HiSparc is a very successful outreach project in which secondary school students get to participate in real research into cosmic rays. Running for more than 10 years, there are participating schools in Holland Germany, Denmark, Austria, Vietnam, Poland and the UK. Participating schools receive a DIY detector kit, which students build and install at their school and then analyse the data.

The science

Earth is continuously bombarded by high-energy particles coming from outer space known as cosmic rays, which generate showers in the atmosphere. They were discovered in 1912 by Victor Hess when he took a detector up in a hot air balloon, however, the sources of these particles, in terms of physics processes and production locations, and the rates at which high energy ones occur are still not well known.

To solve these questions, scientists are analysing data from cosmic ray detectors. Scientists can work out a reliable estimation of a shower's energy from the density profile given by measuring the total pulse height of the signals in the dectectors. Whilst to work out the angle of a shower scientists can look at the time difference between when the shower hits one detector and when it hits another in a different location. The more detectors there are, the more data there is for scientists to analyse and this is where the HiSparc project comes in. 

The project

With HiSparc students get to contribute to actual scientific research and to our understanding of cosmic rays. Schools receive a self-assembly cosmic ray detector kit that not only helps students learn about cosmic rays but also collects data for researchers to analyse. Each school's detector data feeds into a shared database, which is hugely beneficial to researchers. Researchers in institutions across the world analyse this data, publishing their findings in numerous scientific papers and discussing their results at an annual international conference.

A key aspect of the design of the project is that like the researchers the students also get to analyse the data in the shared database, giving them hands-on research experience to go with the practical experience of building and installing the detector. 

Detector kits

As part of the project, participating schools recieve a DIY cosmic ray detector kit that students assemble and install themselves. Schools can choose between a two-detector or four-detector system and the kit contains everything needed for install, including cables and materials to fix it to the roof. The HiSparc team can remotely log in to check the detector's performance and to diagnose problems and will notify schools if there is an issue. The team will also ensure the DAQ software and firmware is automatically updated remotely. The only thing schools will need to provide is power, a computer and an internet connection.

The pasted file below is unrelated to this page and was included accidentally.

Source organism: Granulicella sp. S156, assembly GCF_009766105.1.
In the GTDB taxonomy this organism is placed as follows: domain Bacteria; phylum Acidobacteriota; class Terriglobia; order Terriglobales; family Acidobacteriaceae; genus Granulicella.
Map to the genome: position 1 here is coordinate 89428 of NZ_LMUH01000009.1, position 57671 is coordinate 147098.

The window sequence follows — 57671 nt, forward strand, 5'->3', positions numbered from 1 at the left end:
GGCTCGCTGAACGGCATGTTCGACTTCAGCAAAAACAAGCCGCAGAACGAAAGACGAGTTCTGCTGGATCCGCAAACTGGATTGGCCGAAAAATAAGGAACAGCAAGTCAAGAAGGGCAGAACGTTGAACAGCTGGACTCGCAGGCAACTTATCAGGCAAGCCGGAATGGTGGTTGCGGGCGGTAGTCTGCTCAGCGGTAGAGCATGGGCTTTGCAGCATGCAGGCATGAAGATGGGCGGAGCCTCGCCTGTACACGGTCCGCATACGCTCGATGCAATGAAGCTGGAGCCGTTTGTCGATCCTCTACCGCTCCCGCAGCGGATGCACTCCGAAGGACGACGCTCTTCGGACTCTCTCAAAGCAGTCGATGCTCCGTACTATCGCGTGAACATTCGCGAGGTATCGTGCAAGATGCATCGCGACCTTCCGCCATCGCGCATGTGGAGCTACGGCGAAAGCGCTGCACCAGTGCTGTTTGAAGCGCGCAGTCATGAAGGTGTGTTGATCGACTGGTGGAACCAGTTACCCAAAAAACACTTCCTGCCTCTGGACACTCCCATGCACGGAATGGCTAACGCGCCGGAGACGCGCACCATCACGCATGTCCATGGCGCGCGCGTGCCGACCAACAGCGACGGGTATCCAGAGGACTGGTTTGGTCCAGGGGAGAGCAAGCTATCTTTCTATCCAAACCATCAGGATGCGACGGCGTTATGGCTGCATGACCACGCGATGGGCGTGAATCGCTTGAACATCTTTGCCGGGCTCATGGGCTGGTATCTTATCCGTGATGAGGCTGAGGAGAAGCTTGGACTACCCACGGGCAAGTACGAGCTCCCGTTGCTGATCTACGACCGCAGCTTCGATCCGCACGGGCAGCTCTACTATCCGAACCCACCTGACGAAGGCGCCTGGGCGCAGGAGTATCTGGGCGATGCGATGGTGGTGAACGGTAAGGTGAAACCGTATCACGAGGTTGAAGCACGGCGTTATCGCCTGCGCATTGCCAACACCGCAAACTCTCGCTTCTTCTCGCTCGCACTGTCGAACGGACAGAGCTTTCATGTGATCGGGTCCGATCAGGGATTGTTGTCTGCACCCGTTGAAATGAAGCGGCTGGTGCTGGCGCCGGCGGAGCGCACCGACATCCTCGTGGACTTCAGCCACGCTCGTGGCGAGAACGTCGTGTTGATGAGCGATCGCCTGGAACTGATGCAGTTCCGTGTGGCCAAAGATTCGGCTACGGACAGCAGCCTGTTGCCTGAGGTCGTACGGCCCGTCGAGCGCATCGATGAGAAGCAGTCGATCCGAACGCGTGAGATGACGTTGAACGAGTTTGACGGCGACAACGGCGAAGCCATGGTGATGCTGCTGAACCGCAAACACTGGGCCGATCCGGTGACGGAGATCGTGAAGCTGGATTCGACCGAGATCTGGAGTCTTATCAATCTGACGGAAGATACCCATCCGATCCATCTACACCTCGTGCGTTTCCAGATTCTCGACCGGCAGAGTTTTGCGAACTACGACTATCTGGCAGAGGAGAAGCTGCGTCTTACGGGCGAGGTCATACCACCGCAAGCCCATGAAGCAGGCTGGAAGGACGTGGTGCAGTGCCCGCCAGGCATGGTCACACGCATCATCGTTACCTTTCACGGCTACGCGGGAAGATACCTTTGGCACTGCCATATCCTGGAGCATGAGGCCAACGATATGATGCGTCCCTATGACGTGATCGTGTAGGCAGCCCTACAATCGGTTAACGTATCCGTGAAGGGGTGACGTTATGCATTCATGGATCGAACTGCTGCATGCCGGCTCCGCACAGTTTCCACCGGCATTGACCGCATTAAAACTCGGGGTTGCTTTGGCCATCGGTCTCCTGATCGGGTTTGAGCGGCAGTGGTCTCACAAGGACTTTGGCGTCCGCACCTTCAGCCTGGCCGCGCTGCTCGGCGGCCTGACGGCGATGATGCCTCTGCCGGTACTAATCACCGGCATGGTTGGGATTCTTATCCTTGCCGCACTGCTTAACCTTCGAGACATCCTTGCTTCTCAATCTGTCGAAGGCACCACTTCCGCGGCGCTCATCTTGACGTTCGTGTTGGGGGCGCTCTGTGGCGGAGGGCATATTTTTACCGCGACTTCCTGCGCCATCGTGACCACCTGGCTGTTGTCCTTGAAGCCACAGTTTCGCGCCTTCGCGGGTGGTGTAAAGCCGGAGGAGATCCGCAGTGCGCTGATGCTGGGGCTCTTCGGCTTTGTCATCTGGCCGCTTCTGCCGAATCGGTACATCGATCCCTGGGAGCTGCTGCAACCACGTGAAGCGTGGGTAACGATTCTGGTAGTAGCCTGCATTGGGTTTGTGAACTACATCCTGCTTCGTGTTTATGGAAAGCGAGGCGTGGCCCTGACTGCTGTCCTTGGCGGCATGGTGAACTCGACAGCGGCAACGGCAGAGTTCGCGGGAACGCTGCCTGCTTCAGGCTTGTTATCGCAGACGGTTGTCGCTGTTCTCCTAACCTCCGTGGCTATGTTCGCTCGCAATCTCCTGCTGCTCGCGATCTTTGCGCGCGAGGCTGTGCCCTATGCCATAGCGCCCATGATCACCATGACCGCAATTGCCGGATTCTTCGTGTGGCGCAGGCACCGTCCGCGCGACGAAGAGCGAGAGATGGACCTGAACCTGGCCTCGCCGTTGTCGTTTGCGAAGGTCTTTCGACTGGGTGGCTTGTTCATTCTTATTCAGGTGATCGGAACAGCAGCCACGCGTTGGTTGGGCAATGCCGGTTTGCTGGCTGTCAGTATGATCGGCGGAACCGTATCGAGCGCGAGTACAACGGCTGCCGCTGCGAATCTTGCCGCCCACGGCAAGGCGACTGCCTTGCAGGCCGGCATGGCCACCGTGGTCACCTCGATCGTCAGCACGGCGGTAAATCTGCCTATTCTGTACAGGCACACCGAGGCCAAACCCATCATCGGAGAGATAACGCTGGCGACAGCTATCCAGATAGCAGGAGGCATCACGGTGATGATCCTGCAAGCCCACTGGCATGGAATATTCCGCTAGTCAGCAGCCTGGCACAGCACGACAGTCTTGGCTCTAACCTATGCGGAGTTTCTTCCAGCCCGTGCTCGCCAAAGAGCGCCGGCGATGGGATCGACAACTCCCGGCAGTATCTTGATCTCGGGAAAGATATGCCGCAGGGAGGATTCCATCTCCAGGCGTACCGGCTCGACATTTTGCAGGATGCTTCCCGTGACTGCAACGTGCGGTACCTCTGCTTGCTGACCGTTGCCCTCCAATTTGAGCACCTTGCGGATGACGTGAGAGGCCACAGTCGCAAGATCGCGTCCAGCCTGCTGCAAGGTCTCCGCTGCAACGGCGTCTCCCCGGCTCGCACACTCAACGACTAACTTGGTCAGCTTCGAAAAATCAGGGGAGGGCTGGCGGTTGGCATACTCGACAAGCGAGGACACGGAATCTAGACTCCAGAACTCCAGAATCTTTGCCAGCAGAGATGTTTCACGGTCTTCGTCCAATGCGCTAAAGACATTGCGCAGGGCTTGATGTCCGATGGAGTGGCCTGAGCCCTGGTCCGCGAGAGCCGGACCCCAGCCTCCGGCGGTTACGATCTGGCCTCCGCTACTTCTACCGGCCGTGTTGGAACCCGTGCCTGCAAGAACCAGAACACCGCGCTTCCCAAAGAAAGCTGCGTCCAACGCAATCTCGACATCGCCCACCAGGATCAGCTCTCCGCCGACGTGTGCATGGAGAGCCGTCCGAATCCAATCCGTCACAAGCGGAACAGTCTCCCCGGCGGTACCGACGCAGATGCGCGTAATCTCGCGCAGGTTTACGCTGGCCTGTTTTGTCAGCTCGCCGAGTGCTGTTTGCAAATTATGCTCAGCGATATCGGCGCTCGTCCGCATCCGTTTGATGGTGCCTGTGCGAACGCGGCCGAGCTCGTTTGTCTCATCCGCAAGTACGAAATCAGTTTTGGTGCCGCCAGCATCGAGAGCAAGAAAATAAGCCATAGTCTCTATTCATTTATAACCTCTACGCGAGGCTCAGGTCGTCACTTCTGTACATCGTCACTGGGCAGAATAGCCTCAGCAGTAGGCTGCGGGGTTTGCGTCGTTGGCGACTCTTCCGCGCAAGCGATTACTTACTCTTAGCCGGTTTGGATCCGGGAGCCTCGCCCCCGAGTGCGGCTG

Many HiSparc detector systems now come with an integrated weather station because models predict differing rates of cosmic particles depending on the weather, especially thunderstorms, so an integrated system will enable scientists to study this. Models also predict energetic showers occurring simultaneously up to 40 kilometres apart, but currently not many detector systems can measure this.

Working on the data

The data collected by the detector system is fed into a central shared database along with data from all other participating schools. Students will develop analysis tools in JAVA  to analyse this shared data, doing simple physics including measuring rates as a function of energy, rate variations as a function of the time of day, rate versus latitude, angular dependence of showers and looking for sources. This document contains some example activities: HiSparc in the classroom (PDF, 3,086kB).


Who to contact

For more information contact Dr Jaap Velthuis or email schools@phy.bris.ac.uk

HiSparc website

To find out more about how the project started in the Netherlands and the background behind it see the HiSparc website

Teaching materials

HiSparc also provides tailored materials for 14-18 year olds to teach students the basic physics underpinning this experiment as well as about relativity, quantum mechanics, particle physics, astrophysics and detector physics. You can find these on the HiSparc website.

Support for teachers

HiSparc will try to provide materials for continuing professional development for teachers, organise annual conferences, special seminars and extra lab sessions and lectures. It also hopes to send teachers to CERN for the High School Teachers at CERN Programme.
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